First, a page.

How Others Think | INFJ Forum

How Others Think

Discussion in 'Psychology and MBTI' started by IndigoSensor, Jul 9, 2009.

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  1. IndigoSensor

    IndigoSensor Product Obtained
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    I have always wondered this ever since I was a child.

    Have you ever wondered how others think, and what they actually do think? I find it interesting that we can try and explain how we think, but most details that can't be explained, or be understood unless they are actually experienced, and that is impossible. Someone could say they think fast, but you don't really know that. You wouldn't know unless you were able to jump into their mind, and experience what they were thinking to understand the speed at which thoughts are created. You could perceive it as snail paced and boring, or rapid and overwhelming, depending on your perspective.

    I am constantly thinking about something, and I wonder if everyone does as well. There are some people who claim that they don't think much, but I wonder if they are just unaware of their thoughts. That in itself would facinating (to any INFJ it would be, as almost all of us are heavy thinkers); to experience thinking, without even realizing it.

    It would be like visiting an alien world on many different levels. Not only would you experience something new, but you would be actually experiencing something new in a way that you never have before. I think it would also give you a much deeper understanding and appreciation of the person who's mind you experienced.

    The closest I have ever come to experiencing this is with my mom. Over the years, just through talking, and sharing our feelings (my mom an I are extremely close, and she is an INFJ), we have come to realise that we think about things nearly the exact same way. When we came to this conclusion, it was almost surreal, similar to a "coming home" feeling. To realise that someone thinks exactly like you do. If the fact that just realising that someone thinks the same as you, imagine what it would be like to actually experience it, and with someone who thinks completly differently.

    From a scientific standpoint. Everything about us is set by genetic traits. This leads me to believe that there are genes that design how one thinks and processes information. It would be very cool to see what these traits are, and quantize the prevelence of these thinking traits. Maybe even see if there are thought disorders of some kind, something that wouldn't really be discovered unless we had a way to jump into someone elses mind, and experience it for ourselves.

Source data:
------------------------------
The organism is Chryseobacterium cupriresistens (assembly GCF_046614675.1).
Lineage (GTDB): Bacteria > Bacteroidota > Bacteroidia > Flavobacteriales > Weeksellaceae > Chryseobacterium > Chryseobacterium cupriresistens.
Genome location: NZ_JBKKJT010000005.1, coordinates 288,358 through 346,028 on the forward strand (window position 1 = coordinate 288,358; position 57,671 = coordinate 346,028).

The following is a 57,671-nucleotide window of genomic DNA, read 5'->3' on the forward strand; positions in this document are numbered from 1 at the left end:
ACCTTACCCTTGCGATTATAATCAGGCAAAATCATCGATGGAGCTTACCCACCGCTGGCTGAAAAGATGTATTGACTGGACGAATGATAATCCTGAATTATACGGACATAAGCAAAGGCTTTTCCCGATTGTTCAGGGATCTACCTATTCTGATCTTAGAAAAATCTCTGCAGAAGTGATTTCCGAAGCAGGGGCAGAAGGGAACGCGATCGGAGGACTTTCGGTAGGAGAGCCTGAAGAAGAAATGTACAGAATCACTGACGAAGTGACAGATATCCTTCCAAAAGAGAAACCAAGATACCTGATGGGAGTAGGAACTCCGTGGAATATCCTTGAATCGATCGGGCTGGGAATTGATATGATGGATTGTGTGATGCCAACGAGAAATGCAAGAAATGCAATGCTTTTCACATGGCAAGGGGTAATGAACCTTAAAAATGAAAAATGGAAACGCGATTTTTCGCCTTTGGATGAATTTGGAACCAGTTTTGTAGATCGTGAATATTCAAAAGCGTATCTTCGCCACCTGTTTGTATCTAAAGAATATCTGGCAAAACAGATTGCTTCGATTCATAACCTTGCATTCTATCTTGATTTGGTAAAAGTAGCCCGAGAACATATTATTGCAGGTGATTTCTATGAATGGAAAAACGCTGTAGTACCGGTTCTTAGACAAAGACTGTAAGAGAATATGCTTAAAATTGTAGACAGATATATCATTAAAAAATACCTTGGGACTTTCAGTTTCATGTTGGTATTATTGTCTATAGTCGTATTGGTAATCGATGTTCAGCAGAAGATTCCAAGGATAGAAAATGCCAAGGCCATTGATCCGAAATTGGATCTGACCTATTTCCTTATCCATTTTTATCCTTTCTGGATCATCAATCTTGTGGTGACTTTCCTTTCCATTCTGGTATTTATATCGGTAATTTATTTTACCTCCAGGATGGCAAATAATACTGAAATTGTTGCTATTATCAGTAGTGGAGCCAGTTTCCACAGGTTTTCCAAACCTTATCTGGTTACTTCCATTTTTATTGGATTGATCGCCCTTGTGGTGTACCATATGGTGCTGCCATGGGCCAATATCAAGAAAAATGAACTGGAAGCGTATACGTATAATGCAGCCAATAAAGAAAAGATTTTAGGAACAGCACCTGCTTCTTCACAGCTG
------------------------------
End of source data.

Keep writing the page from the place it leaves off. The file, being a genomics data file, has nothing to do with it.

What do you think about this? Would you want to experience this?
     
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  2. Jana

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    It would be good beccause I know how frustrating is when people talk same language, but with different meanings.
    For example, my mother and me are also very close and in many problems we have similar attitude, but sometimes it's so obvious that we have different "schemes" in brain. For her my scheme is complicated because I rethink things over and over and explain too much, for me her scheme is complicated because I have feeling that she in her process leaves out something. Well, she didn't want to take the test, but I suspect she is ISFJ. I've read somwhere that ISFJ's and INFJ's come to identical coclusion by different ways. Maybe it is...
    Knowing how others work would be so useful, it would be less misunderstandigs...
     
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  3. Jana

    Jana Searching...

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    Btw, IndigoSensor, I see (because of your age) that you probably still go to universitiy or something like that. What you plan to do. You have interesting and sometimes really deep thinking, I think you would be good in education or psychology (with adults and children), archetypic INFJ, I would say:)
     
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    #3 Jana, Jul 9, 2009
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  4. efromm

    efromm Hiding In My Shell...
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    I used to drive myself crazy thinking of what others were thinking. I learned that you never know what another man is thinking. And this week in DC has proven to me again that you can't always trust your intuition. The people who looked the nicest were the first to refuse to help me. Peoples experiences cloud their judgement of humanity. And in the end they become unhuman. It is the very thing I try to avoid but modern day life seems to be going in this direction. So in the end does it really matter? As long as you as a person know what your thinking why does it even matter what the others are thinking? It seems that they don't really care what you are thinking anyways. I can remember the days of high school when my fellow students would call me fudge packer and faggot in the hallways. I always tried to figure out which ones hated me. In the end it was easy to see what some people thought. Although there was a whole bunch of others that hated me that I did not even know about until I got punched or kicked or shoved or spit on in the hallways. Since then I have learned to ignore them and react to them when needed.
     
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  5. Sorceress of White Fire

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    The mind. It can trick you into a labryinth of confusion if you let. LOL. Know thyself! That is my mantra but you need to engage your Higher Mind/Soul and that will get you out of your personal labryinth, fellow INFJ's. Your intuition is the magic lamp that will guide you.